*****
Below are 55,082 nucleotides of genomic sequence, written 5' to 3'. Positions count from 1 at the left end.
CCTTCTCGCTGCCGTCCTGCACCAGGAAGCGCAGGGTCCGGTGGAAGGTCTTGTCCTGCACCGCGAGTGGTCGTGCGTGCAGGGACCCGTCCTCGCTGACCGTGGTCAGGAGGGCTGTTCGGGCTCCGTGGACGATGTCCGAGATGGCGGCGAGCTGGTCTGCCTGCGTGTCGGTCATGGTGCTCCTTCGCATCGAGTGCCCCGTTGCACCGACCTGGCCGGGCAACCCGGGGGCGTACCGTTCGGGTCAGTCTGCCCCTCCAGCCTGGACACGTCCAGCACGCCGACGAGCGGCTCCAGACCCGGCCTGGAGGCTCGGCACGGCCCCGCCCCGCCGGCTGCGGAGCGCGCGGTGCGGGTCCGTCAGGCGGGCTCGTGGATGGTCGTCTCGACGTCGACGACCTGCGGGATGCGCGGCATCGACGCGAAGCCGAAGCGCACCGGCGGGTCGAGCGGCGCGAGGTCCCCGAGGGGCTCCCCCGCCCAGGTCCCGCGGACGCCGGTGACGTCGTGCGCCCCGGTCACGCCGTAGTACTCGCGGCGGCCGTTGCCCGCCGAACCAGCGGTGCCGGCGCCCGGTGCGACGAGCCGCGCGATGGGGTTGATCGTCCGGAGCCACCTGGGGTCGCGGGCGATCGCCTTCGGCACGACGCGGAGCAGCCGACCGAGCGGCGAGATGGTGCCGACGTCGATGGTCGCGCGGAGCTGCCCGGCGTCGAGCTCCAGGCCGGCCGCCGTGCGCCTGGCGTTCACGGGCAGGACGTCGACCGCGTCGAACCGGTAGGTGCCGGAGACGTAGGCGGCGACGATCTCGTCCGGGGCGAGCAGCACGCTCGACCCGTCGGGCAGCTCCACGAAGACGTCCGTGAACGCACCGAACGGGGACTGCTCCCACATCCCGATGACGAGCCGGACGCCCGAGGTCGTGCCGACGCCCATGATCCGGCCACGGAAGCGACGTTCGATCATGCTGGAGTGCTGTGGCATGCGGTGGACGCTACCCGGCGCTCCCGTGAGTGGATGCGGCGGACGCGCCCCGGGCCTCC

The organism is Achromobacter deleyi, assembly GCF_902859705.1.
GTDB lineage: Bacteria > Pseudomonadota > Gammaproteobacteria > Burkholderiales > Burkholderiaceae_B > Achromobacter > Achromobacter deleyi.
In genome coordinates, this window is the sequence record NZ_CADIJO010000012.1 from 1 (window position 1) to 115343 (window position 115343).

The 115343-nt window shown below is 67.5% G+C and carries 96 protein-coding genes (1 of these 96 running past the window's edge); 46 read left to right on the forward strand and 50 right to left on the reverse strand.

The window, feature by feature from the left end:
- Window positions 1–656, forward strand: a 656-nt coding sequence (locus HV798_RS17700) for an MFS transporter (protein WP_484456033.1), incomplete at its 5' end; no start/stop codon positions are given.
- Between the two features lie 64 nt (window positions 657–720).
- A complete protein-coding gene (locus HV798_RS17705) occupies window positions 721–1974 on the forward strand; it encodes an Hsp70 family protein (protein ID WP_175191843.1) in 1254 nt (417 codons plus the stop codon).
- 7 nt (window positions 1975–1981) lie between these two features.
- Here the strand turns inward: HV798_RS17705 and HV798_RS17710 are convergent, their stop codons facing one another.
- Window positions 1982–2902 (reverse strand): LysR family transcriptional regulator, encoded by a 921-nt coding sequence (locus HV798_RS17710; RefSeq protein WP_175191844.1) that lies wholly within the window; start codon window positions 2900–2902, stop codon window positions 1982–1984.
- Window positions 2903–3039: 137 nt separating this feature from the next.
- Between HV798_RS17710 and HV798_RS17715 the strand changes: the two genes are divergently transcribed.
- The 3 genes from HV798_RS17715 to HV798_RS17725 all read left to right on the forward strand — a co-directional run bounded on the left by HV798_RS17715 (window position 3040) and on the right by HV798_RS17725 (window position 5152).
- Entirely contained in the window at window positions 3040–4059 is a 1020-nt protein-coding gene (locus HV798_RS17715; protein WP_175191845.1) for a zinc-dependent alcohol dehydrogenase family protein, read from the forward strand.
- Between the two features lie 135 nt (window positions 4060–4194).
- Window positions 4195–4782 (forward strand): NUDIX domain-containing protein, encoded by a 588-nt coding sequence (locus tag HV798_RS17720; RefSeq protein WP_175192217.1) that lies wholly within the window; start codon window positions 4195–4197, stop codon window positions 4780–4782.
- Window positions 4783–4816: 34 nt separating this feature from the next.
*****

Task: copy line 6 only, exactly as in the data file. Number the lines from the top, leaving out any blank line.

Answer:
The 115343-nt window shown below is 67.5% G+C and carries 96 protein-coding genes (1 of these 96 running past the window's edge); 46 read left to right on the forward strand and 50 right to left on the reverse strand.